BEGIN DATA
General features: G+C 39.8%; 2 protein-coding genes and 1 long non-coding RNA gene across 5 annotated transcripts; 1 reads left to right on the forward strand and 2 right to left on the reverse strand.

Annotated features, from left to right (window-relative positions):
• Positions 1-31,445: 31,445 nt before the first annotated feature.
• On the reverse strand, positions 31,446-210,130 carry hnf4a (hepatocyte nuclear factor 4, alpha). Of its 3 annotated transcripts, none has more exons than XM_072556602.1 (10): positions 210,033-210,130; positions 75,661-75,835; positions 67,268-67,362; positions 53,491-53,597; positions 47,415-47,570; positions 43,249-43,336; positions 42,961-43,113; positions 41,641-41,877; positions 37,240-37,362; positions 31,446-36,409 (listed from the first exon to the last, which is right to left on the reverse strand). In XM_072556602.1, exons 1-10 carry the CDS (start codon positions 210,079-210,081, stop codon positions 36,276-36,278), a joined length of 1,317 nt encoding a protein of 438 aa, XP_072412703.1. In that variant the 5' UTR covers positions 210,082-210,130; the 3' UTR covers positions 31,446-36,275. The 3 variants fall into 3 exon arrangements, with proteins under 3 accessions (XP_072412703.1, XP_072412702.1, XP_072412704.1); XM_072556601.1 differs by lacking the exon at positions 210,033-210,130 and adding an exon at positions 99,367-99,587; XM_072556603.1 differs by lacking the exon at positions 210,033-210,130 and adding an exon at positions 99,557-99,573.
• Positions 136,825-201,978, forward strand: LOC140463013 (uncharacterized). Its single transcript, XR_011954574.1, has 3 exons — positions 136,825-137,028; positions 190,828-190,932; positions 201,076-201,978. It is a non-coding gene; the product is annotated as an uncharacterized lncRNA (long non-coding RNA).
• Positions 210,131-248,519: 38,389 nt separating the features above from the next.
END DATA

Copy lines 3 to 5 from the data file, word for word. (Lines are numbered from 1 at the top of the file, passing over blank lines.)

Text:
• Positions 1-31,445: 31,445 nt before the first annotated feature.
• On the reverse strand, positions 31,446-210,130 carry hnf4a (hepatocyte nuclear factor 4, alpha). Of its 3 annotated transcripts, none has more exons than XM_072556602.1 (10): positions 210,033-210,130; positions 75,661-75,835; positions 67,268-67,362; positions 53,491-53,597; positions 47,415-47,570; positions 43,249-43,336; positions 42,961-43,113; positions 41,641-41,877; positions 37,240-37,362; positions 31,446-36,409 (listed from the first exon to the last, which is right to left on the reverse strand). In XM_072556602.1, exons 1-10 carry the CDS (start codon positions 210,079-210,081, stop codon positions 36,276-36,278), a joined length of 1,317 nt encoding a protein of 438 aa, XP_072412703.1. In that variant the 5' UTR covers positions 210,082-210,130; the 3' UTR covers positions 31,446-36,275. The 3 variants fall into 3 exon arrangements, with proteins under 3 accessions (XP_072412703.1, XP_072412702.1, XP_072412704.1); XM_072556601.1 differs by lacking the exon at positions 210,033-210,130 and adding an exon at positions 99,367-99,587; XM_072556603.1 differs by lacking the exon at positions 210,033-210,130 and adding an exon at positions 99,557-99,573.
• Positions 136,825-201,978, forward strand: LOC140463013 (uncharacterized). Its single transcript, XR_011954574.1, has 3 exons — positions 136,825-137,028; positions 190,828-190,932; positions 201,076-201,978. It is a non-coding gene; the product is annotated as an uncharacterized lncRNA (long non-coding RNA).